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ECONOMIC GEOGRAPHY LAB

Department of Social Geography & Regional Development,
Faculty of Science, Charles University

We focus on theoretical and conceptual approaches to the study of economic geography and regional development, particularly in terms of global production networks, global value chains and regional innovation systems. 

 

RESEARCH

Our main research fields

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GLOBAL PRODUCTION NETWORKS

REGIONAL INNOVATION SYSTEMS

SMART SPECIALISATION

 

PEOPLE

Scientific Minds

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PhD. candidate

Google Scholar

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PhD. Candidate

Google Scholar

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ANTON LYPIANIN

PhD. Candidate

Google Scholar

Research Gate

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MONIKA MARTISKOVA

PhD. Candidate

 

ONGOING PROJECTS

 

THE ROLE OF EXTRA-REGIONAL KNOWLEDGE AND CAPITAL FLOWS ON REGIONAL INDUSTRIAL PATH DEVELOPMENT IN DIFFERENT TYPES OF REGIONS

Viktor Kveton | (2021-2023) | The Czech Science Foundation (GACR)

Contemporary research in evolutionary economic geography has conceptualized the regional industrial path development model and seeks to explain factors and mechanisms by which new industries are emerging in regions and which may enable the renewal of traditional industries. At the same time, the ability of regional innovation systems to stimulate the dynamic development of regional industries varies considerably. Conventional EEG studies has recently been criticized for underestimating the role of extra-regional sources. Therefore, the main purpose of this project is to focus on comprehension of different forms of extra-regional sources and the role which might lead to various paths in different types of regions in Czechia. The project is based upon main assumptions: Regions differ in their needs, capacities and abilities to mobilize knowledge and capital from the outside. Therefore, the role and effects of extraregional sources will vary and will be related to their maturity. More developed regions will be able to take advantage offered by integration with extra-regional partners.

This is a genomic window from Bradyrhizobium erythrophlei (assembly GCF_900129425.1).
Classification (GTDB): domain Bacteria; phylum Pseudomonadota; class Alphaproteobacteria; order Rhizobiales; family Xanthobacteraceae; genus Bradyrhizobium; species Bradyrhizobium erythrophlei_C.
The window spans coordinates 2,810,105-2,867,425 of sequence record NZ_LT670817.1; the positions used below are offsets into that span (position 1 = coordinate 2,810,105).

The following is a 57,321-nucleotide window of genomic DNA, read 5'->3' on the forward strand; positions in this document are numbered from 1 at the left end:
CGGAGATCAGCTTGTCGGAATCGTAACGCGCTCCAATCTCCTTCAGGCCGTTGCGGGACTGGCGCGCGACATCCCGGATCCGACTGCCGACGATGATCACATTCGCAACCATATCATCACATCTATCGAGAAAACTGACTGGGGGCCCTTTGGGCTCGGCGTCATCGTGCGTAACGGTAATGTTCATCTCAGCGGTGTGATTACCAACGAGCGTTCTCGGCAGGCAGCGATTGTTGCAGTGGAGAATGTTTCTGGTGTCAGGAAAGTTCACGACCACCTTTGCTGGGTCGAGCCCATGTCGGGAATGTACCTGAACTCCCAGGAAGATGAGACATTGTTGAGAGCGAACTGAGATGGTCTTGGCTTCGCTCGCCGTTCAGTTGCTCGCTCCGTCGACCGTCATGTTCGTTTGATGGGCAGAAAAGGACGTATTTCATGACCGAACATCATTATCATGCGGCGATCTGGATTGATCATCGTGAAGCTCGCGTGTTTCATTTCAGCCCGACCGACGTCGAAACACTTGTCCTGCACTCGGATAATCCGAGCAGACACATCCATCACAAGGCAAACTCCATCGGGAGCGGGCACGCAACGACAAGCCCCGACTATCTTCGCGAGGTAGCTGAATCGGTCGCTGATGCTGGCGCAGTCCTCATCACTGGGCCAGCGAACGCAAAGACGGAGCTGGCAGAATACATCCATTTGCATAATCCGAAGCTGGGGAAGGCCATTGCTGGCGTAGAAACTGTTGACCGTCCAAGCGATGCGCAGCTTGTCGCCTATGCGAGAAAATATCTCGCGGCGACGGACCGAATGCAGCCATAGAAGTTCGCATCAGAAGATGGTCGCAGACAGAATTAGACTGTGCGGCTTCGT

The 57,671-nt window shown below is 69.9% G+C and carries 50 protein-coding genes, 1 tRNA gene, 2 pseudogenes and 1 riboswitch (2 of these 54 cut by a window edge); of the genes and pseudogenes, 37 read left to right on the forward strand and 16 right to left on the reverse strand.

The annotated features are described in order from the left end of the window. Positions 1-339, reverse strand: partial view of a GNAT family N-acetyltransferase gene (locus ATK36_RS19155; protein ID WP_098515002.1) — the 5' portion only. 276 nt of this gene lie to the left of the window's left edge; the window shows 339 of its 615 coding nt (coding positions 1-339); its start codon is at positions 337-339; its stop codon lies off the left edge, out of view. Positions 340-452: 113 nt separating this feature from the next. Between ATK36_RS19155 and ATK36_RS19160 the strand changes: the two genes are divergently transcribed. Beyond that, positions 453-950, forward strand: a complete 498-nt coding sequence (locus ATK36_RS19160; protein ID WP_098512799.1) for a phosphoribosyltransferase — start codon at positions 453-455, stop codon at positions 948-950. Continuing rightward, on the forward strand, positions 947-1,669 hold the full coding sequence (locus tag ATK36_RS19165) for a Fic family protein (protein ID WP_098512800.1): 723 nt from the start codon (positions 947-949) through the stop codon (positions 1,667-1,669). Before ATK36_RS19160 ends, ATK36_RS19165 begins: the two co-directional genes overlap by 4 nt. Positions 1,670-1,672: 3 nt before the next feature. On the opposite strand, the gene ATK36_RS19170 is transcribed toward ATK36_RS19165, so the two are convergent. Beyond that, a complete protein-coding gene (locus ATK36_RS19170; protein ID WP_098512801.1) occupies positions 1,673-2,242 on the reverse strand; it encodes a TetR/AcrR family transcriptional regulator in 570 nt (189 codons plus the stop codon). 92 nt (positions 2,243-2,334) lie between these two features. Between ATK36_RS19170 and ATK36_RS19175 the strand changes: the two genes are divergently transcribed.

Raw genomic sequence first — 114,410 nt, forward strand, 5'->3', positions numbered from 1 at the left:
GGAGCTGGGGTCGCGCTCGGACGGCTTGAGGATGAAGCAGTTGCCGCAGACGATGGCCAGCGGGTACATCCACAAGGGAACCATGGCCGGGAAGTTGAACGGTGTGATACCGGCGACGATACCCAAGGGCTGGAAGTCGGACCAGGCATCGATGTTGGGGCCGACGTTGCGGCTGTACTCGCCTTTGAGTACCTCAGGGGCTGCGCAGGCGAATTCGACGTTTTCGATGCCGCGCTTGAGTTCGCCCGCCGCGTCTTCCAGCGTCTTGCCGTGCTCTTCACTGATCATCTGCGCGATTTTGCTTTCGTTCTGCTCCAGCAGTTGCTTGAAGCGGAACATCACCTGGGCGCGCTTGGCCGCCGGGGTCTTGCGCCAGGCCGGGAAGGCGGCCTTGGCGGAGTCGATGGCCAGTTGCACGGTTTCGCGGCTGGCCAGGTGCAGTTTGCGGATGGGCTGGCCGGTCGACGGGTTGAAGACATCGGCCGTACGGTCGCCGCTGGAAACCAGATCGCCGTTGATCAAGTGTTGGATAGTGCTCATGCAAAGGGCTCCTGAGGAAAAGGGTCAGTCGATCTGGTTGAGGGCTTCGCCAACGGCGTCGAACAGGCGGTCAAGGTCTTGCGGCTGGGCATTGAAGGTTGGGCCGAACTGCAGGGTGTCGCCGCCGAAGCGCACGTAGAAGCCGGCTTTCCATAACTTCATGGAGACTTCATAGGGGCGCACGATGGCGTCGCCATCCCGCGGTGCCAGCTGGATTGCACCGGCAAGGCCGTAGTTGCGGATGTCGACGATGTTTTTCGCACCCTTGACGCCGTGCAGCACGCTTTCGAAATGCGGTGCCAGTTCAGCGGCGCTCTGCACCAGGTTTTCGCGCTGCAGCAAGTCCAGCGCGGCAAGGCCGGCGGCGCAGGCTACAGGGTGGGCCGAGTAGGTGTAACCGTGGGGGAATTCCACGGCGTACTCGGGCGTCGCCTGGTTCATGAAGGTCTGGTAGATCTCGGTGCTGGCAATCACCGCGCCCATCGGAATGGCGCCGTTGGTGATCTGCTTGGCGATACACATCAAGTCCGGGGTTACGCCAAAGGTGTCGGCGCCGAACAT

More info

RECENT PUBLICATIONS

P Pavlínek (2022)
European Urban and Regional Studies 29 (1), 59-84

This article investigates the core-semiperiphery-periphery structure of the European automotive industry between 2003 and 2017 by drawing on the global value chains and global production networks perspectives and on the conceptual explanation of the spatial division of labor in transnational production networks in the automotive industry. It develops a methodology to empirically determine the relative position of countries in the core, semiperiphery, or periphery, and changes in their position over time. The methodology is based on calculating the automotive industry power of individual countries, which is the combination of trade-based positional power, ownership and control power, and innovation power in the automotive industry. On the one hand, the empirical analysis revealed a dominant position of Germany as a higher-order core, which is joined only by France and Italy in the stable core of the European automotive industry. On the other hand, the periphery is mostly located in East-Central Europe despite the rapid growth of the automotive industry there since the 1990s. The majority of countries kept a stable relative position in the core-semiperiphery-periphery structure of the European automotive industry transnational production system during the 2003–2017 period.

J Blazek, M Steen (2021)
European Planning Studies, 1-20